Mr. Bierman, the Watkins man, came to our house twice a year. He knew when he arrived just before noon that he would be offered a good meal. My Mother visited with him as she worked and he displayed the Watkins products. Perhaps she believed they were superior to spices and medications that were offered by the stores or it may be that not all of them could be found in stores. Since her cooking included making pickles, and preserves as well as baking Mother bought large size cans of spices. I still have cloves, allspice in half-pound cans that she bought at least fifty years ago. They came to me after she gave up housekeeping twenty-five years ago when I already had spices in my cupboard. We also have an eleven ounce can of Petrocarbo Salve. Dad used it on the cracks on his hands when they were chapped in cold weather. The same salve was often used for collar burns on a horse's necks. I can't bring myself to dispose of these old products. I guess I am very sentimental.
Early hay balers were powered by a gasoline engine which was started by cranking by hand. After the motor was running the crank was detached.
One summer day in the 1940's Sheldon came into the house in mid-afternoon. He said, "Ma, you are always able to find things when no one else can. Could you come with me to the field? I can't find the crank to the baler." Mabel stopped her work to go with him to the forty-acre hayfield. Before very long she spotted the eighteen-inch slim metal crank in the stubble where it had been dropped.
In her first years of living in Riverdale Manor, Mabel had a private telephone. Even though she was in her eighties she could look up a phone number in the directory, close the book and dial it correctly. The manager marveled at the keen mind that enabled such a procedure.
Salt for livestock came in 50 pound bags made of coarse cloth. When a bag was emptied Mabel rinsed and washed them to bleach out the label. Some were opened up at the seam to make a large square which she hemmed neatly for covering the cream separator or milker utensils after they were washed and dried. Recently I found one that had been carefully patched. The last time it had covered the utensils had been 1943. Now it still speaks of Mabel's skill and thrift.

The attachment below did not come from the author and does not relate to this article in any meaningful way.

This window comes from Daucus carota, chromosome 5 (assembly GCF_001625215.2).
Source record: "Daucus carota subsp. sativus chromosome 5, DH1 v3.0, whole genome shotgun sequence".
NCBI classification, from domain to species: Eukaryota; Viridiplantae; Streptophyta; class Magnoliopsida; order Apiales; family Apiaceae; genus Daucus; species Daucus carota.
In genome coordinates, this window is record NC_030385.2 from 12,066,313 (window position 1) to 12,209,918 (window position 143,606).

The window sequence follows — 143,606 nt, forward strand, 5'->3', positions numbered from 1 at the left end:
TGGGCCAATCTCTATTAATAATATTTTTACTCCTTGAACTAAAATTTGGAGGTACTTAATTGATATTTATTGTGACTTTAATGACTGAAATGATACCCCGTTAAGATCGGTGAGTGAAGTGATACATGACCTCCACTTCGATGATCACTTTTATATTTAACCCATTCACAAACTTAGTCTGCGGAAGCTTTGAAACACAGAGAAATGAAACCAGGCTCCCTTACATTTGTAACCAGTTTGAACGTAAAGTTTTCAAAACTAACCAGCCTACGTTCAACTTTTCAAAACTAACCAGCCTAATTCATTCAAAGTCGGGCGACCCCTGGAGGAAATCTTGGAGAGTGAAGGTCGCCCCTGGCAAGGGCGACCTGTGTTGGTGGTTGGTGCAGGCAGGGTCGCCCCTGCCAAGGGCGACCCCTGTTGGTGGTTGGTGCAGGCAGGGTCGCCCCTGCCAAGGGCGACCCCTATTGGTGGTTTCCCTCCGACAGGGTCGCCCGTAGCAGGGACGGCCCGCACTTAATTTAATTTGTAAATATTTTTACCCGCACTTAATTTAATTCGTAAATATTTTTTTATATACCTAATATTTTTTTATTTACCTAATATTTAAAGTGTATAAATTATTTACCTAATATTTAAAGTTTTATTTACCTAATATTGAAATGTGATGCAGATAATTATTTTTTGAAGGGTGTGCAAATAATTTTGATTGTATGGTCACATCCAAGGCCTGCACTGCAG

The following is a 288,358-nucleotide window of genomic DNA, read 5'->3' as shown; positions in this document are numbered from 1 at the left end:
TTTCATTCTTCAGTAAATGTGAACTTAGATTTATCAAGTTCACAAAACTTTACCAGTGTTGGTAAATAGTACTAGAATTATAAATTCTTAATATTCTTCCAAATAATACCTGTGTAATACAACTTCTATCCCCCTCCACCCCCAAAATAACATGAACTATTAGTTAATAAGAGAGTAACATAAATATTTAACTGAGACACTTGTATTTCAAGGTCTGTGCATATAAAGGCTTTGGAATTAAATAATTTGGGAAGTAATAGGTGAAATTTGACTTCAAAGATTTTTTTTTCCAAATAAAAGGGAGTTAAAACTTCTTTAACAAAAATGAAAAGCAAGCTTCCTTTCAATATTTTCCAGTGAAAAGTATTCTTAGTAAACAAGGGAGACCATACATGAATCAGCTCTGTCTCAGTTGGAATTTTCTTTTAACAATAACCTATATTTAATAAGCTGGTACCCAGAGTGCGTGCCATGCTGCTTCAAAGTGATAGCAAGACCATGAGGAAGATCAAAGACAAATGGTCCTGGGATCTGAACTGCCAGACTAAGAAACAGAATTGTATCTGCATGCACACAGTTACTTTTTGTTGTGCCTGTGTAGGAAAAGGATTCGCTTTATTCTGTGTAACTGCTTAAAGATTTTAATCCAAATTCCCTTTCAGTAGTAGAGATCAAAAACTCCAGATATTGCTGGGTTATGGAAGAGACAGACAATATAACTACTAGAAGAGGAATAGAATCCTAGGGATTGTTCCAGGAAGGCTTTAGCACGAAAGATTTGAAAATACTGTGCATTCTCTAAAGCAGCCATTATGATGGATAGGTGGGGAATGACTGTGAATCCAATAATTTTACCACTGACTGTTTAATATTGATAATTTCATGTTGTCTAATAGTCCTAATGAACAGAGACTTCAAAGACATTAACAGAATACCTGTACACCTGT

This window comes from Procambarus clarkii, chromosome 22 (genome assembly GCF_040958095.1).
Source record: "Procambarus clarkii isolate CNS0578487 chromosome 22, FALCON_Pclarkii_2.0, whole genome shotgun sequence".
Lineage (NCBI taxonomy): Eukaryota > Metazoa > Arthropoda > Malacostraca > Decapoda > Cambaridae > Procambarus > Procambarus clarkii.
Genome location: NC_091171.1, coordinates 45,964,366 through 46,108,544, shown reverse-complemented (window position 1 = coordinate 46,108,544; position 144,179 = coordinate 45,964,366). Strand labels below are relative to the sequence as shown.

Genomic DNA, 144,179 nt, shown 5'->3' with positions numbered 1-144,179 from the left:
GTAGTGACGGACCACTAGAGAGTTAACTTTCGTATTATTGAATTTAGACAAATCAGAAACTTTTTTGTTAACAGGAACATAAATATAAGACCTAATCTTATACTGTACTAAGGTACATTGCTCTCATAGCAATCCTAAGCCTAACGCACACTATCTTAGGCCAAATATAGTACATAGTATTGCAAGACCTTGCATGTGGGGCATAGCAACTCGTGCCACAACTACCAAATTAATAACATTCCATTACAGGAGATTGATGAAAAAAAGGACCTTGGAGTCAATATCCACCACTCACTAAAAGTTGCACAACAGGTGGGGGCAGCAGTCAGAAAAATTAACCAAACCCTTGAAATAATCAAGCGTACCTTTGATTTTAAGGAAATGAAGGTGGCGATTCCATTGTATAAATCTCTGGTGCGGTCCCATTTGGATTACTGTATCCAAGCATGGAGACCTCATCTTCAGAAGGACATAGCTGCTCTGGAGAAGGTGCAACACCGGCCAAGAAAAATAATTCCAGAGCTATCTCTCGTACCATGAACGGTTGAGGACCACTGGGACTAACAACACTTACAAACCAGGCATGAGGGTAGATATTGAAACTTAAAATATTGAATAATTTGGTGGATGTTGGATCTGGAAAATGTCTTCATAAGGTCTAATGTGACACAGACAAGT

In the 1920's when Dad was Treasurer of the Township of Green Lake he collected taxes in January and February. To make it more convenient for the taxpayers he spent a day at each of the banks of Fairwater, Ripon and Markesan. Mother accompanied Dad to help with the work. Winter time travel often presented special problems. Early in the morning they hitched a horse to the cutter to drive the dozen or more miles. They wanted to be ready when the bank opened. It was on such occasions that a horse blanket would be needed. After the exercise of the long trip the horse would be warm. The woolen blanket was thrown over him at the end of the journey to keep him from cooling too quickly in the winter air.
Darkness comes early in Wisconsin in winter time. One day when Ed and Mabel left the Ripon bank at closing time they were soon puzzled about where the road was and which direction they were driving. Snow covered the fields even over the fences and in the dim light they could not recognize the landmarks. The whiteness was the same in every direction. Finally, Dad slightly loosed his hold on the reins and spoke to the horse. He gave the horse "its head" and it took them safely home.
One day when our grandson, Scott, was sitting at our kitchen table he suddenly asked,
"Grandma, what is that noise?"
It took a second or two for me to realize that there was a noise. It was the murmuring sound of the teakettle beginning to boil. It had not occurred to me that a singing teakettle was not a familiar sound in all kitchens. Many people do not use a teakettle to heat water for tea or coffee or other cooking purposes. We can simply put a container with water into the microwave.
I still keep a small teakettle on the stove but it no longer gets much opportunity to sing as the large teakettles did on a wood-burning stove in earlier years. A teakettle set on the moderately warm part of the stove could give its cheerful song for hours, especially in cold weather when a fire was needed all day. Now, when it begins to sing I turn off the power in order to save on the electricity.
Copyright © 1991, 2004 by Zona S. Justiss. All rights reserved. Unless otherwise noted, text and photos on this page are property of the author and may not be reproduced, posted, distributed, or used for any commercial purpose without prior permission.